Brexit will make it harder to access affordable homes

PUBLISHED: 19:07 26 March 2019 | UPDATED: 19:10 26 March 2019

An aerial view of houses on residential streets in Muswell Hill, north London. Photograph: PA Wire.

An aerial view of houses on residential streets in Muswell Hill, north London. Photograph: PA Wire.

Archant

ADRIAN WAITE says people voted for Brexit as a protest about poorer communities being marginalised, but he says this will be made worse by the UK's departure from the European Union.

Become a Supporter

The New European is proud of its journalism and we hope you are proud of it too. If you value what we are doing, you can help us by making a contribution to the cost of our journalism

There is a housing crisis in all parts of Britain. A cross-party review has concluded that Britain needs three million more social homes by 2040. Housing associations are expected to deliver most of these and to do this they need to be able to borrow money on favourable terms and generate surpluses. However, their ability to provide affordable homes will be badly hit by Brexit. Problems include:

• Increased interest rates and lower credit ratings making loans more difficult to obtain and more expensive. Credit rating agencies have warned that a no-deal Brexit would lead to the downgrading of the credit ratings of about half the housing associations in Britain. Many housing associations are borrowing extensively in advance of Brexit to mitigate the risk of not being able to borrow afterwards.

• Increased prices especially for construction, repairs and maintenance, squeezing profit margins and making development more expensive. The construction industry depends on imported components and labour. The UK imports £10 billion of construction materials a year and 20% of

construction workers are from outside the UK. A falling pound, tariffs and other barriers and the ending of free movement will create shortages and increase prices.

• Reduced property values that will squeeze profit margins but will not make buying houses more affordable because of higher interest rates. Optivo Housing Association, for example, has told Inside Housing magazine that they have tested a scenario where property values fell by 35% resulting in a 25% reduction in the number of new homes developed.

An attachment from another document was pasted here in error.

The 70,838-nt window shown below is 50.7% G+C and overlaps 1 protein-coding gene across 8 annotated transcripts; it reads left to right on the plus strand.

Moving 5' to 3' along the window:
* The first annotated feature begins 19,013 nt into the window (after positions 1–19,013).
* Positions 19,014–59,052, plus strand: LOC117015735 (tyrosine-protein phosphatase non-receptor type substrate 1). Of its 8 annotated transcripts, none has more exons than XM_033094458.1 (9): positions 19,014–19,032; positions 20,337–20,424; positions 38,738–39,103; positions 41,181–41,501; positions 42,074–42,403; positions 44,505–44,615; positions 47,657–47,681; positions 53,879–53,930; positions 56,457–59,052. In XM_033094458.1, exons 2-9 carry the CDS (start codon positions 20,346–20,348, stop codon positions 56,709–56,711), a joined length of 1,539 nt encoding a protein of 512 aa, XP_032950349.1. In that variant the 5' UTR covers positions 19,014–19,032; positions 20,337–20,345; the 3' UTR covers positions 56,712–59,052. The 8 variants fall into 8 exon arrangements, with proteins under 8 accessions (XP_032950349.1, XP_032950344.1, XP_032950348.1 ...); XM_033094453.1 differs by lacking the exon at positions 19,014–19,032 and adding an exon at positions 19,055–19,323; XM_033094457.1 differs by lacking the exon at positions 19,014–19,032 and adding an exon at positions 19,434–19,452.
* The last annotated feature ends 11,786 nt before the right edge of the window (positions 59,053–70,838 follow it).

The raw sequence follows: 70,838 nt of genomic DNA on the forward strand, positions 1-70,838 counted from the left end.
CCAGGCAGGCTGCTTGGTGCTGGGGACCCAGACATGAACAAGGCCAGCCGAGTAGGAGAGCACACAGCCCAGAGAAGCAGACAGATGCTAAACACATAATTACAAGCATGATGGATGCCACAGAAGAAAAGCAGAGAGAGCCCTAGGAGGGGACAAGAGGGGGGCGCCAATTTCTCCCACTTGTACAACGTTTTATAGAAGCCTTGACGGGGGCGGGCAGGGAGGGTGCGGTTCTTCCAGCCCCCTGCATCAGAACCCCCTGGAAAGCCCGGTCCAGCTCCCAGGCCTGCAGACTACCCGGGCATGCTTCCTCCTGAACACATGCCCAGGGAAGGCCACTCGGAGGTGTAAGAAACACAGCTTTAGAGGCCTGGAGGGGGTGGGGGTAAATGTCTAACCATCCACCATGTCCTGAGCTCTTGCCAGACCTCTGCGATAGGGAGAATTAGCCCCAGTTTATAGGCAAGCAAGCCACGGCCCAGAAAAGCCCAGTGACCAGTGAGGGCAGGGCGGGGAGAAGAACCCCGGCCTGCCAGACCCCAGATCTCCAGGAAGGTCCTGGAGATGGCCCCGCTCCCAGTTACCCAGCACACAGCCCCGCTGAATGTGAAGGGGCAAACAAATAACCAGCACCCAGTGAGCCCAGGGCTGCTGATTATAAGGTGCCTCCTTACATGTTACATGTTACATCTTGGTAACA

Many people voted for Brexit because they wanted to protest about poorer communities being marginalised – including not having enough affordable homes. However, Brexit will make it more difficult for housing associations to provide the affordable homes that are needed.

Adrian Waite, Appleby-in-Westmorland

• What do you think? Send your letters for publication to letters@theneweuropean.co.uk and read all of our letters by picking up a copy of our newspaper every Thursday.

Become a Supporter

The New European is proud of its journalism and we hope you are proud of it too. We believe our voice is important - both in representing the pro-EU perspective and also to help rebalance the right wing extremes of much of the UK national press. If you value what we are doing, you can help us by making a contribution to the cost of our journalism.

You've seen the news, now discover the story

The New European is committed to providing in-depth analysis of the Brexit process, its implications and progress as well as celebrating European life.

Try 13 weeks for £13

Latest Articles

Most Read

latest issue

ANTI-BREXIT EVENTS

Here's our pick of the upcoming Remain-focused campaign activities, talks and events nationwide.

Newsletter Sign Up

The New European weekly newsletter
Sign up to receive our regular email newsletter

Our Privacy Policy